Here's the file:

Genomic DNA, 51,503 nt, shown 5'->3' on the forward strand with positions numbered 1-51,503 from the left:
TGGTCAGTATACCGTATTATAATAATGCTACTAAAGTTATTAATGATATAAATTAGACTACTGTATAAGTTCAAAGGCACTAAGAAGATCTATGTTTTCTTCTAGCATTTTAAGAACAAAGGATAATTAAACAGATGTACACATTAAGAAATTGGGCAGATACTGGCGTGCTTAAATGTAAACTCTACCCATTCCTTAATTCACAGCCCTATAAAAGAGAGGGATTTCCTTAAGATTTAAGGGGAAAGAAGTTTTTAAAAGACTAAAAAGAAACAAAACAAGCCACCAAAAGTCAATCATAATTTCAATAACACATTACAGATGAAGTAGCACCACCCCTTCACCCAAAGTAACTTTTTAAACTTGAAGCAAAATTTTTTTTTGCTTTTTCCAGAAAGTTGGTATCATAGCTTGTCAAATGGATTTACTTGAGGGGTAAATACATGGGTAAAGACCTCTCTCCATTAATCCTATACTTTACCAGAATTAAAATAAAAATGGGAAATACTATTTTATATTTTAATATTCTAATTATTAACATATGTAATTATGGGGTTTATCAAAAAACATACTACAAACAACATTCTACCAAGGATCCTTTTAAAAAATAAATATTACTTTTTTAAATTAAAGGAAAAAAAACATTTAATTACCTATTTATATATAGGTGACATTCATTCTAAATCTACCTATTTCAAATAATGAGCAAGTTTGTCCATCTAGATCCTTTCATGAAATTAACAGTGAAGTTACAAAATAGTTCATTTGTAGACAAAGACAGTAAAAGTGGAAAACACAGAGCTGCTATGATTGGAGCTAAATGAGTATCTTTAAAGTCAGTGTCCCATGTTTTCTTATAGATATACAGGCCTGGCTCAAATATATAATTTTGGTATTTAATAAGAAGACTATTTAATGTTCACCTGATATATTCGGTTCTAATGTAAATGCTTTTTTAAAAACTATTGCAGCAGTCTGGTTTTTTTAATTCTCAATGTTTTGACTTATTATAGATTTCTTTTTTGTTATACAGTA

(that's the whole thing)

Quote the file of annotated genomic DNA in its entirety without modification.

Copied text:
Genomic DNA, 51,503 nt, shown 5'->3' on the forward strand with positions numbered 1-51,503 from the left:
TGGTCAGTATACCGTATTATAATAATGCTACTAAAGTTATTAATGATATAAATTAGACTACTGTATAAGTTCAAAGGCACTAAGAAGATCTATGTTTTCTTCTAGCATTTTAAGAACAAAGGATAATTAAACAGATGTACACATTAAGAAATTGGGCAGATACTGGCGTGCTTAAATGTAAACTCTACCCATTCCTTAATTCACAGCCCTATAAAAGAGAGGGATTTCCTTAAGATTTAAGGGGAAAGAAGTTTTTAAAAGACTAAAAAGAAACAAAACAAGCCACCAAAAGTCAATCATAATTTCAATAACACATTACAGATGAAGTAGCACCACCCCTTCACCCAAAGTAACTTTTTAAACTTGAAGCAAAATTTTTTTTTGCTTTTTCCAGAAAGTTGGTATCATAGCTTGTCAAATGGATTTACTTGAGGGGTAAATACATGGGTAAAGACCTCTCTCCATTAATCCTATACTTTACCAGAATTAAAATAAAAATGGGAAATACTATTTTATATTTTAATATTCTAATTATTAACATATGTAATTATGGGGTTTATCAAAAAACATACTACAAACAACATTCTACCAAGGATCCTTTTAAAAAATAAATATTACTTTTTTAAATTAAAGGAAAAAAAACATTTAATTACCTATTTATATATAGGTGACATTCATTCTAAATCTACCTATTTCAAATAATGAGCAAGTTTGTCCATCTAGATCCTTTCATGAAATTAACAGTGAAGTTACAAAATAGTTCATTTGTAGACAAAGACAGTAAAAGTGGAAAACACAGAGCTGCTATGATTGGAGCTAAATGAGTATCTTTAAAGTCAGTGTCCCATGTTTTCTTATAGATATACAGGCCTGGCTCAAATATATAATTTTGGTATTTAATAAGAAGACTATTTAATGTTCACCTGATATATTCGGTTCTAATGTAAATGCTTTTTTAAAAACTATTGCAGCAGTCTGGTTTTTTTAATTCTCAATGTTTTGACTTATTATAGATTTCTTTTTTGTTATACAGTA